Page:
Prospect Q&A: Red Sox infielder Jordan
Long before he was a Draft prospect, Blaze Jordan was a home run derby prodigy. When he was as young as 11 years old, the native of Southaven, Mississippi, was an internet sensation for his viral clips from power showcases. Some home runs traveled upward of 500 feet while others
Long before he was a Draft prospect, Blaze Jordan was a home run derby prodigy.
When he was as young as 11 years old, the native of Southaven, Mississippi, was an internet sensation for his viral clips from power showcases. Some home runs traveled upward of 500 feet while others showed Jordan putting balls out of Major League stadiums when he was still in middle school.
He went mainstream in 2019 when he won the High School Home Run Derby at Progressive Field in Cleveland. His amateur days were fast-tracked as he went from playing varsity games as an eighth-grader to graduating early to reclassify for the 2020 Draft class.
Jordan is now 19 years old, 6-foot-2, 220 pounds and the seventh-ranked Red Sox prospect. He was selected in the third round of the pandemic-shortened Draft in 2020 -- during which Boston only had four picks -- and signed an above-slot deal for a reported $1.75 million to forgo his commitment to Mississippi State.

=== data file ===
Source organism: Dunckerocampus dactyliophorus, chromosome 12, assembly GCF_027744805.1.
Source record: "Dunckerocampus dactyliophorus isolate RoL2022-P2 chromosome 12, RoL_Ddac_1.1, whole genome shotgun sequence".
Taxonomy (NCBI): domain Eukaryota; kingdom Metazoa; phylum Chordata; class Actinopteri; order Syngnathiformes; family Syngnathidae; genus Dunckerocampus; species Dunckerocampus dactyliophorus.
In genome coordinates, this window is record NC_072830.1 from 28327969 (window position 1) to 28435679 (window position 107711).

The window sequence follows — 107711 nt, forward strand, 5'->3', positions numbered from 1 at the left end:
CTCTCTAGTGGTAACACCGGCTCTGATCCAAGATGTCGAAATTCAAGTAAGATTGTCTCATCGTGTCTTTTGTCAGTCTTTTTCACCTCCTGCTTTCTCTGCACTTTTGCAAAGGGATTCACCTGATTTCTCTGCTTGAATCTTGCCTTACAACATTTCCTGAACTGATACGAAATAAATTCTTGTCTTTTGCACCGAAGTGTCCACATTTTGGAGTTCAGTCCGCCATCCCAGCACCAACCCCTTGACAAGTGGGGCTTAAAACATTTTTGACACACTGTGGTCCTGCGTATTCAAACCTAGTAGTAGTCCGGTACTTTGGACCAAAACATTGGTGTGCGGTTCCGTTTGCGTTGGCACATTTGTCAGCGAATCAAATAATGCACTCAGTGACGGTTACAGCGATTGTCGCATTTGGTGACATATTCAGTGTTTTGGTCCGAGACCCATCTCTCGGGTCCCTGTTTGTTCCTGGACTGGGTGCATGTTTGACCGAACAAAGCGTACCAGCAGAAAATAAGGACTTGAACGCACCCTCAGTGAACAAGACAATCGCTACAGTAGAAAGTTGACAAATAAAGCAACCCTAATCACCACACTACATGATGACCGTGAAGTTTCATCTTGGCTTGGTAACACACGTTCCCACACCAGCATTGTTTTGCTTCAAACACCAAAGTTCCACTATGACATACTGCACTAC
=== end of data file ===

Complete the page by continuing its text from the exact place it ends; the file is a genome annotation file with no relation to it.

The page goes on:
The Red Sox delayed his first Minor League season, opting to keep the slugger in extended spring training. He tore up the Florida Complex League when he finally debuted in June, batting .362/.408/.667 with four long balls, seven doubles, one triple and 19 RBIs in 19 games of Rookie ball.
Jordan earned a promotion to Low-A Salem in August, but spent most of the end of the season on the injured list. He got into nine games with Salem, collecting two more homers while batting .250 with a .733 OPS and seven RBIs.
The DeSoto Central High School product mostly played third base in his first turn through the Minors. But he also saw some game action at first, and many scouts believe that will be his future position.
In his interview with MiLB.com, Jordan looked back on his early days as a tween power threat and his eventual Draft night. He also discussed his first full camp experience and his offseason work with the Red Sox.
MiLB.com: How has the start of camp been? This is a first for you with no COVID restrictions.
Blaze Jordan: It's been great ... being around all the big league guys and seeing them work. ... It feels good. I feel like we're all gelling together really well. And I feel like I'm in a great position. My body feels great, swing is feeling really good. So I'm definitely excited to get started for the season.